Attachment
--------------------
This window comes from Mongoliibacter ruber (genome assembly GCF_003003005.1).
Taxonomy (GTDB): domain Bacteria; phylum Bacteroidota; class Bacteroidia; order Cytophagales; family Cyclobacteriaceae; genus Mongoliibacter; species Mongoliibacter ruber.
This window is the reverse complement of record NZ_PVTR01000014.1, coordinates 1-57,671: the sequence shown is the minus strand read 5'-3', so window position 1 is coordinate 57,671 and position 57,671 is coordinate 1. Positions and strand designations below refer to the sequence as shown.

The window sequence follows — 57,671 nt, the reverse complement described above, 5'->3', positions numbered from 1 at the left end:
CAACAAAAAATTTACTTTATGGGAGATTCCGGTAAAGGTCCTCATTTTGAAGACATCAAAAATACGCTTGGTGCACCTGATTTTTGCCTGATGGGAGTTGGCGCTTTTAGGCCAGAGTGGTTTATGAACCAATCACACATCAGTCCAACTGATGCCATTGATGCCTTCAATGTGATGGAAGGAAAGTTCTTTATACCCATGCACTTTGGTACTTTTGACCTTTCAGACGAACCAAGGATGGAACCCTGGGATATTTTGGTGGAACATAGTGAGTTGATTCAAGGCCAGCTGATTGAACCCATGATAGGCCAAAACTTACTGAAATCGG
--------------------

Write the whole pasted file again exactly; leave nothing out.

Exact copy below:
This window comes from Mongoliibacter ruber (genome assembly GCF_003003005.1).
Taxonomy (GTDB): domain Bacteria; phylum Bacteroidota; class Bacteroidia; order Cytophagales; family Cyclobacteriaceae; genus Mongoliibacter; species Mongoliibacter ruber.
This window is the reverse complement of record NZ_PVTR01000014.1, coordinates 1-57,671: the sequence shown is the minus strand read 5'-3', so window position 1 is coordinate 57,671 and position 57,671 is coordinate 1. Positions and strand designations below refer to the sequence as shown.

The window sequence follows — 57,671 nt, the reverse complement described above, 5'->3', positions numbered from 1 at the left end:
CAACAAAAAATTTACTTTATGGGAGATTCCGGTAAAGGTCCTCATTTTGAAGACATCAAAAATACGCTTGGTGCACCTGATTTTTGCCTGATGGGAGTTGGCGCTTTTAGGCCAGAGTGGTTTATGAACCAATCACACATCAGTCCAACTGATGCCATTGATGCCTTCAATGTGATGGAAGGAAAGTTCTTTATACCCATGCACTTTGGTACTTTTGACCTTTCAGACGAACCAAGGATGGAACCCTGGGATATTTTGGTGGAACATAGTGAGTTGATTCAAGGCCAGCTGATTGAACCCATGATAGGCCAAAACTTACTGAAATCGG